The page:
VAT Alert! Revenue investigation on car dealers and cars brought in from the UK heightens, immediate action required

Friday, June 5, 2015

by Nick Ryan

In the last week we have received a number of calls from accountants throughout the State asking the same question about a car dealer client. They have either received a Revenue enquiry or audit notification with the officer asking a specific question about the dealers involvement in purchasing vehicles from the UK and where the purchase(s) were accounted for as margin scheme vehicles. The strong suggestion being made is that the purchases do not qualify as margin scheme supplies.
The focus by Revenue is on the criteria that determines a second-hand vehicle as opposed to a new means of transport. Where a vehicle has been pre-owned, and this includes a dealer demonstrator, but is sold where either, it has been driven for 6,000 kilometres of less or, was registered less than 6 months of the date of its sale then the vehicle is considered to be a new means of transport. This is where the problem arises for vehicles that have been sourced from another EU Member State, specifically the UK.
Generally the sale of used vehicles between authorised dealers is considered to qualify as margin scheme supplies; this applies to vehicles sold by an authorised dealer established in another EU Member State. The dealer selling the vehicle has to identify the vehicle as qualifying as a margin scheme vehicle and state this clearly on the invoice. Where an authorised dealer in the UK sells a vehicle which is deemed to be a new means of transport to an authorised dealer in the State then the sale is managed for VAT purposes as an intra-EU acquisition by the dealer in the State with the requirement to account for VAT on the full selling price of the vehicle in the State.
Revenue’s investigation is producing sizeable assessments where Revenue seek to correct matters by dis-applying the use of the margin scheme and looking for VAT on the full sales price achieved. A key focus appears to be authorised dealers who have been purchasing high end vehicles and/or dealer demonstrators. Taking an example of a dealer over a period of two years who has purchased vehicles from the UK on the understanding that the vendor had identified all vehicles as qualifying margin scheme vehicles. Accounting for VAT under the margin scheme with a total purchase price of Euro 100k and sold for Euro 120k results in VAT of Euro 3,739 whereas VAT on the full sales price equates to Euro 22,439 a difference of Euro 18,000 thereabouts. That is a significant assessment and one Revenue are going to pursue vigorously.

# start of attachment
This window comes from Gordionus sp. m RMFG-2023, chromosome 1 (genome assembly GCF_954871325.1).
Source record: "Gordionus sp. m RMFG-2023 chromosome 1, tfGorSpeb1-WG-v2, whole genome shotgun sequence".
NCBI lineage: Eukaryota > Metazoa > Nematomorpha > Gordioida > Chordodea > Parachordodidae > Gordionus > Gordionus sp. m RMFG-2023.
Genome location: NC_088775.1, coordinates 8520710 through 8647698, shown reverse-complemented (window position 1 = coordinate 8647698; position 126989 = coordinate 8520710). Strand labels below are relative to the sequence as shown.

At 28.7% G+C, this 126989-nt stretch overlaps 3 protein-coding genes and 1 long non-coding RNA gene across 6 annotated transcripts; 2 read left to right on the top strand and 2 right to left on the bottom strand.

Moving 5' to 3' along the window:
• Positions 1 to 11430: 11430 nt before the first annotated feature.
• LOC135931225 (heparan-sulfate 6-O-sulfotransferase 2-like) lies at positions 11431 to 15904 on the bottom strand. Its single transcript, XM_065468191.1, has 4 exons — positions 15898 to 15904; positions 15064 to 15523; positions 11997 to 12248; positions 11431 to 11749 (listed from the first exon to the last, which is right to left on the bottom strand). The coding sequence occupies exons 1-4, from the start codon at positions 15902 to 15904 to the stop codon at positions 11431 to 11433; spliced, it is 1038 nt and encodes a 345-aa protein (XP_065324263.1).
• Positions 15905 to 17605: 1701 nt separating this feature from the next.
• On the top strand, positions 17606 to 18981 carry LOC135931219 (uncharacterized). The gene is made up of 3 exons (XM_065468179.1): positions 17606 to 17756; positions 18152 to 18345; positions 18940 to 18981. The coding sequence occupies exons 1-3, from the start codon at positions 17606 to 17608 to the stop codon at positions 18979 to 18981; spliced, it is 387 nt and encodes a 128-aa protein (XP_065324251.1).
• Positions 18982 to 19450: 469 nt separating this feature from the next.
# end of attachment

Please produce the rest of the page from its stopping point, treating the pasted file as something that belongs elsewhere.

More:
But, is it right to penalise the receiver of a supply if the error rests with the supplier? Is this an equitable approach to the management, control and policing of VAT? I would have major concerns over the approach taken.
It is clear that if the Revenue can identify a vehicle as new means of transport as opposed to used then an assessment will beckon and, it appears that Revenue has information to support this approach thus triggering the rise in investigations, enquiries and audits. The argument appears to be is that the Irish dealer, following SIMI’s guidance in 2013, should take adequate steps to ensure the vehicle purchased does qualify as a margin scheme vehicle and, were this is not established by Revenue then an assessment will follow. The curious thing, though not uncommon, is that Revenue are once again silent on what is considered to be the steps a dealer should take to evidence that the vehicle in question does qualify as a margin scheme vehicle; should we not expect the policeman to provide guidelines as to what falls within the law?
So, what to do? Unfortunately, with investigations under way most approaches are reactive as opposed to pro-active. The first essential step is to review the stock purchased from the UK to identify any potential risks, a problem with this is that there is uncertainty as to what information Revenue are working from but, at lease it is a start.
With our experience in advising on both UK and Irish VAT we can provide guidance considering both aspects of the arrangements and identify those vehicles were there is a potential risk. In conjunction with this we can advise on measures to put into place that can assist the dealer in completing future checks to ensure whether the purchase of the vehicle qualifies as a margin scheme supply. We can also provide assistance in managing the Revenue investigation and in preparing any case to defend the VAT treatment applied where it is concluded from our review that the treatment applied can be stood over.
If you have any clients that fall into this category and wish to discuss how we can be of assistance then please contact Annette Ryan, +353238838181 or

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